From Four or Five Pro DJ’s to Inumerable – How the July 1977 Summer of Sam Blackout in NYC contributed mightily to the sudden rise of Hip-Hop

How the July 1977 Summer of Sam Blackout in NYC contributed mightily to the sudden rise of Hip-Hop


Thousands of looters on Broadway.

KRS One: “I’m bugging out because church-going, upstanding citizens, the ones you know are teachers and doctors and ‘in the community’ – they are now reduced to looters, thieves and rioters.”

When there is no light, man is reduced to animal.


3:10 into video

“You couldn’t just say, I’m gonna be a DJ. You needed equipment… Before that blackout, you know, [NYC] had literally just maybe four or five legitimate DJ crews. The next day – the very next day – there sprung this whole revolution of DJs. That was a huge spark, and a huge contribution to the Hip-Hop culture.”

The July 1977 blackout in New York City, often referred to as the “Summer of Sam” blackout due to its occurrence during the Son of Sam serial killings, played a significant role in the rise of hip-hop music in several ways:

1. Disco Demolition Night Fallout: Prior to the blackout, disco music dominated the nightclub scene in New York City and across the United States. However, the backlash against disco reached its peak with the infamous Disco Demolition Night in Chicago on July 12, 1979, just a few weeks before the blackout. This event, where disco records were publicly destroyed at a baseball game, signaled a shift away from disco and created an opening for new musical genres to emerge.

2. Power Outage Creates Urban Decay: The blackout itself had a profound impact on New York City, leading to widespread looting, vandalism, and arson in many neighborhoods, particularly in economically disadvantaged areas. The power outage highlighted the city’s social and economic disparities and underscored the challenges faced by urban communities.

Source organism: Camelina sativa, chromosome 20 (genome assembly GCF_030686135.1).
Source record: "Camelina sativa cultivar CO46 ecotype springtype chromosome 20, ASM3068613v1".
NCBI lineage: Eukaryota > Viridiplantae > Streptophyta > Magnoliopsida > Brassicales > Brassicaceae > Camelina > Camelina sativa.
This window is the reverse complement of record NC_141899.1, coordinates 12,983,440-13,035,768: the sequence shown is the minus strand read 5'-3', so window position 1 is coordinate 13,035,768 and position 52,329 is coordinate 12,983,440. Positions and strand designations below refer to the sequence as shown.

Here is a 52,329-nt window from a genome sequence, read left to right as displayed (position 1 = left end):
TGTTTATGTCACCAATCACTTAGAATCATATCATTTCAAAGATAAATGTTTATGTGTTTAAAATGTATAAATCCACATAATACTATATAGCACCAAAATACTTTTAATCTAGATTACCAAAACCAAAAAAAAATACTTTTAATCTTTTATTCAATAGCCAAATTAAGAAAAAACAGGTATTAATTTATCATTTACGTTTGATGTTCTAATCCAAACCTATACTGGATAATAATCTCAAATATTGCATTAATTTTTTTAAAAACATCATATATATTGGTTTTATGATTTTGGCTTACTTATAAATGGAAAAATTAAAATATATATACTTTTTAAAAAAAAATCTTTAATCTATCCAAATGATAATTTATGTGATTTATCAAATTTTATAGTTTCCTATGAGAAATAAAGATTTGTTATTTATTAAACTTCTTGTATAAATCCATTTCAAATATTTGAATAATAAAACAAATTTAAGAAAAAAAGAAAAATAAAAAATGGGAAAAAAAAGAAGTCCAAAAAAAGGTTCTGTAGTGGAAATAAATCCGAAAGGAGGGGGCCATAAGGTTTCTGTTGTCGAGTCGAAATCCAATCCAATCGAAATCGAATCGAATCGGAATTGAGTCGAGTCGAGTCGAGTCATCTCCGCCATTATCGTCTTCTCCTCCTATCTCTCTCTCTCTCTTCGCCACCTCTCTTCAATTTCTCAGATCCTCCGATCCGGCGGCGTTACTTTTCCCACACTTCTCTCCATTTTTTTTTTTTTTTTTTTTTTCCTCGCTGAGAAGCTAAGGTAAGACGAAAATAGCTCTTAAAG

3. Birth of Hip-Hop Culture: In the aftermath of the blackout, many young people in New York City turned to creative outlets as a form of expression and empowerment. Hip-hop culture, which had been bubbling beneath the surface in the Bronx and other boroughs, began to gain momentum as DJs, MCs, graffiti artists, and breakdancers found new ways to connect and collaborate in the wake of the blackout.

4. Street Parties and Block Parties: One of the immediate responses to the blackout was the emergence of impromptu street parties and block parties in neighborhoods across the city. These gatherings provided a space for DJs to showcase their skills and for MCs to perform over beats, laying the foundation for the hip-hop music scene to flourish.

5. DJ Innovations: The blackout also spurred innovations in DJing techniques and equipment. With limited access to electricity and traditional turntables, DJs began experimenting with new methods of mixing and scratching records, incorporating drum machines and synthesizers, and developing the distinctive sound of early hip-hop music.

Overall, while the July 1977 blackout was a challenging and tumultuous time for New York City, it also provided fertile ground for the emergence of hip-hop culture. The creativity, resilience, and resourcefulness of young people in urban communities contributed to the rapid rise of hip-hop as a global cultural phenomenon in the decades that followed.

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